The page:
Instead of a successful Flames pushback to start the second, Duchene and Filip Forsberg connected on a long stretch pass to give the Preds their second goal of the game, 59 seconds into the period. A minute after that, Nashville got yet another power-play opportunity, as Dillon Dube elbowed Gross. Ryan Johansen won the faceoff and made a good play to set up Roman Josi for a goal, scored from the top of the blueline past a screening Forsberg.

Now up 3-0, the Preds swarmed the Flames’ net, forcing Jacob Markström to make a big save on Michael McCarron. Sadly, Colton Sissons got called for interference almost 200 feet from his own net, and the Flames got their first chance on the power play. The Preds’ penalty kill also looked sharp, getting clears and disrupting passes, and despite some late scares from Nazem Kadri they were able to kill the penalty off.

Forsberg and Duchene almost combined for another goal, but Markström made the save and Jonathan Huberdeau got a nerve-wracking chance on the counterattack. Still, the Preds got their feet back under them for a while. As the period continued, play became more of a back-and-forth affair, with the Flames gaining a slight edge.

Huberdeau got tripped going up the ice with no call and the arena reacted badly, which made the subsequent and unrelated penalty call against Jeremy Lauzon for holding pretty much inevitable. Huberdeau got another great chance with the skater advantage, but Lankinen made the save, and Josi had another key block just after the penalty expired. With under a minute in the period Milan Lucic hit the crossbar, then the Flames won the faceoff and pressed the attack.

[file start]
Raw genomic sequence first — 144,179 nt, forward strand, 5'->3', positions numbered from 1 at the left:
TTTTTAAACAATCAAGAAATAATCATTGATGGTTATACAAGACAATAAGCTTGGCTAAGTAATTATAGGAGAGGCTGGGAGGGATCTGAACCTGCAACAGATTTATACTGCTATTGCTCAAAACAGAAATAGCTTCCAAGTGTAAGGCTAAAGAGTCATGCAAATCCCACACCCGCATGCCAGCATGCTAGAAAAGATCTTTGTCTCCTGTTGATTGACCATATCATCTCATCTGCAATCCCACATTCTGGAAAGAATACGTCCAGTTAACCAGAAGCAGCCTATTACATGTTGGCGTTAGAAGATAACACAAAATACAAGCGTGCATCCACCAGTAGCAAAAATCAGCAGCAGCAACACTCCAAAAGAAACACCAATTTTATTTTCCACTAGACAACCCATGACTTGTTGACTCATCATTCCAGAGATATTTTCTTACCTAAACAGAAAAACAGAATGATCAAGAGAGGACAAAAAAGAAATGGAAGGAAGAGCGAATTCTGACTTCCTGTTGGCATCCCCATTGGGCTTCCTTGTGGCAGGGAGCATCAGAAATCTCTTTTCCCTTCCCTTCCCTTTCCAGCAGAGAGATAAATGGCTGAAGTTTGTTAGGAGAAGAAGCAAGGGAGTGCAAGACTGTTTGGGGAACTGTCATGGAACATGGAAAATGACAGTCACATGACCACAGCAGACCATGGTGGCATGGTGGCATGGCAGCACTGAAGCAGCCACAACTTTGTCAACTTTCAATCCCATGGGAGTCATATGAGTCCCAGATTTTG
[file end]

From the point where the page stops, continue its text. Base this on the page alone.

Nashville made it to intermission, but barely. The Flames came out strong to start the third, and Blake Coleman scored at 1:43 to cut the Preds’ lead to two. A moment later, Lankinen just barely made a save on Lucic, bobbling the puck a little but managing to get the whistle. As the Flames’ attack continued through the first half of the period, the Preds briefly got a little pushback before Kadri goaded Mikael Granlund into a tripping penalty. Or, well, a tripping penalty was called on Granlund, anyway.